Bloomberg, citing a person familiar with the matter, reports that Morgan Stanley is working to offer their clients “complex derivatives” trading tied to bitcoin as a way to enter the cryptocurrency market.
“The U.S. bank will deal in contracts that give investors synthetic exposure to the performance of Bitcoin…Investors will be able to go long or short using the so-called price return swaps, and Morgan Stanley will charge a spread for each transaction,” said the anonymous source according to Bloomberg.
This means that trading would not involve bitcoin directly but would rather be tied to futures contracts associated with the cryptocurrency. It is this sort of indirect speculative investment that many continue to debate as to whether it helps bitcoin, helps Wall Street, or if it could help both.
Prominent bitcoin expert Andreas M. Antonopoulos, for example, has been an outspoken critic of centralized bank entry into bitcoin with similar funds such as ETFs. Antonopoulos believes that these centralized points of entry into the bitcoin market fundamentally violates the peer-to-peer nature of the cryptocurrency and will lead to price manipulation. On the flip side, ETFs have been associated with an increase in price and trading volume, such as for gold.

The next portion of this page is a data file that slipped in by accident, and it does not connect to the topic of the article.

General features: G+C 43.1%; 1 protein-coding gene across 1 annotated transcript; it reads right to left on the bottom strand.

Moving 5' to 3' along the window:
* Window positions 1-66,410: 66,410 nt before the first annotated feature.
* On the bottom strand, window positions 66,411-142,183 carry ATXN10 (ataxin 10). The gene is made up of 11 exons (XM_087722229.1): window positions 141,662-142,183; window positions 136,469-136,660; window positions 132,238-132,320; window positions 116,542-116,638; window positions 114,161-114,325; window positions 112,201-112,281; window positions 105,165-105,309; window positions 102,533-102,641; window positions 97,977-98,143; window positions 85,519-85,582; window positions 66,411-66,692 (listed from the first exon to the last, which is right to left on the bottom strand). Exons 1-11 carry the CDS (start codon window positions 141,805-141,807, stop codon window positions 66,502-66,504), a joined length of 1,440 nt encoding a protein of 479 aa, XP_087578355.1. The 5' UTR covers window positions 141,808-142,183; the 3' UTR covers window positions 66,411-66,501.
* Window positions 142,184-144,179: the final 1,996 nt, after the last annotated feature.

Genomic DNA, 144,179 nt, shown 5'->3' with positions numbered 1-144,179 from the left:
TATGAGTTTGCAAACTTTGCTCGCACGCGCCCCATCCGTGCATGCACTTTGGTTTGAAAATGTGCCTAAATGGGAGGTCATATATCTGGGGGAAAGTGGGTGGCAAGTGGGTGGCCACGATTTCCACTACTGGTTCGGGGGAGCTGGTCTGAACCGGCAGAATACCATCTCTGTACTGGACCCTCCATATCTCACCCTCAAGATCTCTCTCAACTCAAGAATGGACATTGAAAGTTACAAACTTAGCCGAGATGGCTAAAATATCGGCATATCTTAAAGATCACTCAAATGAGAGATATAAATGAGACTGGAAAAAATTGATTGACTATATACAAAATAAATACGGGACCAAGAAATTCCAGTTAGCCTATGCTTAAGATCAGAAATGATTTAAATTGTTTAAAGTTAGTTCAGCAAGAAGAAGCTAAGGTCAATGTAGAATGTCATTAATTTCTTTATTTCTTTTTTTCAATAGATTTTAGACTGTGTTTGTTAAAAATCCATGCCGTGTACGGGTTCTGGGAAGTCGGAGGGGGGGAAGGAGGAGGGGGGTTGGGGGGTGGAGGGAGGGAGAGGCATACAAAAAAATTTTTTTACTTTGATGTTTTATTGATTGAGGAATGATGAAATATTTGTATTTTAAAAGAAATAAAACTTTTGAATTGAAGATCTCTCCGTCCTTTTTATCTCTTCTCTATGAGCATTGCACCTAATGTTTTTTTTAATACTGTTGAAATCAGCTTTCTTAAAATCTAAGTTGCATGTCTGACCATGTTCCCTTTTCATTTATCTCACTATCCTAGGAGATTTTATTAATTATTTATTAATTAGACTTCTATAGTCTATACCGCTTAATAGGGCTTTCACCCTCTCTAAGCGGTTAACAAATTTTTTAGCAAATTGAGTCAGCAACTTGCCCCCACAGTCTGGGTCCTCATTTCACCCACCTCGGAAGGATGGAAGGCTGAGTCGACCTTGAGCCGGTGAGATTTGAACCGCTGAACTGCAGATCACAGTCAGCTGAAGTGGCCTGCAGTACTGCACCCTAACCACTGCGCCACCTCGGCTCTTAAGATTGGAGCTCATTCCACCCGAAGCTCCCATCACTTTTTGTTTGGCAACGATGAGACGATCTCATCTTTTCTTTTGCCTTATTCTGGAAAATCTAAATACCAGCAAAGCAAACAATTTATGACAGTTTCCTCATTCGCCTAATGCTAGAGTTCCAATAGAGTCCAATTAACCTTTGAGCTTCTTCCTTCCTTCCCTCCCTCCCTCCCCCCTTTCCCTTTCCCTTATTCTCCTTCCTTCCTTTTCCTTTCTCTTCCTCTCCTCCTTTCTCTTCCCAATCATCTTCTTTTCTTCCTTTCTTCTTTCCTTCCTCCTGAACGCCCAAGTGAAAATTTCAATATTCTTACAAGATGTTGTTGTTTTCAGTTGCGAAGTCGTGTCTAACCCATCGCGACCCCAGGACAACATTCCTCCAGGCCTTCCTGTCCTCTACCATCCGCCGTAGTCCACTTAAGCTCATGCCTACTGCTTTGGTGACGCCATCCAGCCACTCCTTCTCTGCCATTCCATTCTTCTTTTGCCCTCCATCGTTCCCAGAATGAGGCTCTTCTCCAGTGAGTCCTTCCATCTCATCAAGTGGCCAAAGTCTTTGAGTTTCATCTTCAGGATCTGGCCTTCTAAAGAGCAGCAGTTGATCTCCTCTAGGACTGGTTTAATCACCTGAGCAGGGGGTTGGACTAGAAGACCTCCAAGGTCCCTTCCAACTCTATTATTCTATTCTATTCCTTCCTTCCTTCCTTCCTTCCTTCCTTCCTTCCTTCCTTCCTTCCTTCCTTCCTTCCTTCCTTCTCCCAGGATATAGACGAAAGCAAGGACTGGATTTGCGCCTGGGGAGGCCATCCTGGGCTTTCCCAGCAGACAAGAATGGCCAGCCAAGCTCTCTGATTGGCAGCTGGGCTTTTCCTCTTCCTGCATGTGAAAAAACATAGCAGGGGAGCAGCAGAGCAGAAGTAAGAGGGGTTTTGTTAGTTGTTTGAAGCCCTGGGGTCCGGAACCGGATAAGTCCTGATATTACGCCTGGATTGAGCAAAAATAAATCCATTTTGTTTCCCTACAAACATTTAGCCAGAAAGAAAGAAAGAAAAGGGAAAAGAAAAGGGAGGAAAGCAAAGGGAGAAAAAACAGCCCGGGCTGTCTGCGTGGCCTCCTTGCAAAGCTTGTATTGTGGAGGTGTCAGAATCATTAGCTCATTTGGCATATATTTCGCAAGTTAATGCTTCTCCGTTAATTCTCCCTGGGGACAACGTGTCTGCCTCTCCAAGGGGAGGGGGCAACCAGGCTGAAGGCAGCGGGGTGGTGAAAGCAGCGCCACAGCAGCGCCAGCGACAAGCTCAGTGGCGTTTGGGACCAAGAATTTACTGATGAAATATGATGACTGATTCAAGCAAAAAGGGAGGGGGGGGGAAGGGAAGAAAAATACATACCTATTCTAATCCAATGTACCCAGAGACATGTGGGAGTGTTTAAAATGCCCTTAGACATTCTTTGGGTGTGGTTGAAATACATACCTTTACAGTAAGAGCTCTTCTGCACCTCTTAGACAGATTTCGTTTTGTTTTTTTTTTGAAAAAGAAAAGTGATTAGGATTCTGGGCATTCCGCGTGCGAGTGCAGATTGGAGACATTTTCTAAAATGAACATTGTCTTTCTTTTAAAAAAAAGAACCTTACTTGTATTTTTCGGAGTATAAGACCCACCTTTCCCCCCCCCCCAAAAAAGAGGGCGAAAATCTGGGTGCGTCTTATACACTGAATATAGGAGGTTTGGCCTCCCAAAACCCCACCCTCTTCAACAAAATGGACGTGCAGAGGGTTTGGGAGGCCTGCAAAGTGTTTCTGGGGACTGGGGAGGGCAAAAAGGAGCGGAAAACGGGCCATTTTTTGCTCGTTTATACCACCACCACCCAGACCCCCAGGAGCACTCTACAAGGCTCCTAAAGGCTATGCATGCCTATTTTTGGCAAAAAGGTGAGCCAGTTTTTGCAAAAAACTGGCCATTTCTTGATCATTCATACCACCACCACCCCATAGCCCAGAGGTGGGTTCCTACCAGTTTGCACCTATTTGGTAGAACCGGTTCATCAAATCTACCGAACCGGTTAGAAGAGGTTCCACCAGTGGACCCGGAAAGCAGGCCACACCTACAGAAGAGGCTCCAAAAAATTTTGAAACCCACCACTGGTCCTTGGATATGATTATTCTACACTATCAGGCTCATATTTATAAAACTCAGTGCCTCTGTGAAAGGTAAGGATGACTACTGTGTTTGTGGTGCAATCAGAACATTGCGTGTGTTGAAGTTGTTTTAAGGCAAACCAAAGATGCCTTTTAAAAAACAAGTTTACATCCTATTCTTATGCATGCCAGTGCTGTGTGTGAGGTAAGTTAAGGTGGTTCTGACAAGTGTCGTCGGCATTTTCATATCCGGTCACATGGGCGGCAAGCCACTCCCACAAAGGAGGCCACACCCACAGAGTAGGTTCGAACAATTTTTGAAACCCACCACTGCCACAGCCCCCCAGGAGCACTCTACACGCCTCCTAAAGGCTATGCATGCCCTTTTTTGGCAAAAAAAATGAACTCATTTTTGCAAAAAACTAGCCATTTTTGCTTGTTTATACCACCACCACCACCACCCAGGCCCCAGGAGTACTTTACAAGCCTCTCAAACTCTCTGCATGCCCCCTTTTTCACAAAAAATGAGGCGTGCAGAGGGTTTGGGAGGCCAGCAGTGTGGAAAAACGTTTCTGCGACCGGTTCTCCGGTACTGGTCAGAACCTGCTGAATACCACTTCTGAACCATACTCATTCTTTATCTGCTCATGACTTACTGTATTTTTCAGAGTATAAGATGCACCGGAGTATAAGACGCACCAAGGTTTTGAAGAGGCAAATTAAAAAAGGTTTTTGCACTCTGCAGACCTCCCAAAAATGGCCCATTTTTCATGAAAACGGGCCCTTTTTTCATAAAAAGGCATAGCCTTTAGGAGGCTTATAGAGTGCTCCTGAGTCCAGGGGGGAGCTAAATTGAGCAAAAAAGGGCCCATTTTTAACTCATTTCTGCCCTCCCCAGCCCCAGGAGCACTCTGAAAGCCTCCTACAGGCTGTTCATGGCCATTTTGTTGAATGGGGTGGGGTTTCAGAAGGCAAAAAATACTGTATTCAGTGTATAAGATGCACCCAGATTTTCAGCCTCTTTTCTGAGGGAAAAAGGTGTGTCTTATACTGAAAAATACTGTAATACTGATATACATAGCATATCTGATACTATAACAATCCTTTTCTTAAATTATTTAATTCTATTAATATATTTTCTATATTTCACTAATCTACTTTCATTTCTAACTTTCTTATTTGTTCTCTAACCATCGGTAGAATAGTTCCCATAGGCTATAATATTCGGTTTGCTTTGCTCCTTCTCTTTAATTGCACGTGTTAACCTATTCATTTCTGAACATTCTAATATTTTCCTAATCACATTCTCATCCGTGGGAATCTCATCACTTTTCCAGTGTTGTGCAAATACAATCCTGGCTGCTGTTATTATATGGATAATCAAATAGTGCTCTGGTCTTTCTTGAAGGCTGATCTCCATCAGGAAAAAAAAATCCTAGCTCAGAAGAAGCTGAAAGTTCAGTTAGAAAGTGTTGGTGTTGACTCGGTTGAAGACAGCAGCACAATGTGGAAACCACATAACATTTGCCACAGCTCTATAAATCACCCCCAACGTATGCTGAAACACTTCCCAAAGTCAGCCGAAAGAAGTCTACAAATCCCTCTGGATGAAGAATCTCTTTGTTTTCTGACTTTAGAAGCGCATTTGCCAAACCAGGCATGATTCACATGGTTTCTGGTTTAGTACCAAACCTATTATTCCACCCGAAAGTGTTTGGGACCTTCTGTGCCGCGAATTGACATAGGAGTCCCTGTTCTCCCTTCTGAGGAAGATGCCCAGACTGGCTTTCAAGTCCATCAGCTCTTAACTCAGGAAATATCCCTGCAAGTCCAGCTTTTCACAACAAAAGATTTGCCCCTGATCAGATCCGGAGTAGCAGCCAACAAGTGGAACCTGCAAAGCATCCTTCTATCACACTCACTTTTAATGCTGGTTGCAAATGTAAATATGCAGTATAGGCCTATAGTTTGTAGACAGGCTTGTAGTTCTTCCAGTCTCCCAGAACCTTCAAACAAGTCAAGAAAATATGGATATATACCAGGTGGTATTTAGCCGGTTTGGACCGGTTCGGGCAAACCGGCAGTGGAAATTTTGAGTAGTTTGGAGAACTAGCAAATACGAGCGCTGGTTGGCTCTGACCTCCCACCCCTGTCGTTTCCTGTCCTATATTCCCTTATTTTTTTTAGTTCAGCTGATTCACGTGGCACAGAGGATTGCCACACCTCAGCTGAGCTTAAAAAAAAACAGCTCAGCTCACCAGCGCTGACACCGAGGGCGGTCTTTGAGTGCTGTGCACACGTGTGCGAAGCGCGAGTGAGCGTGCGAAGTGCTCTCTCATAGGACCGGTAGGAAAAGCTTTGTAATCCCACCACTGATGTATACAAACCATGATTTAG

Regardless of one’s stance, this marks yet another large Wall Street firm seeking entry into the bitcoin market. Goldman Sachs, for instance, is working on a bitcoin custody offer and bitcoin trading desk. There has also been bitcoin interest by Bank of New York, JP Morgan, and Fidelity.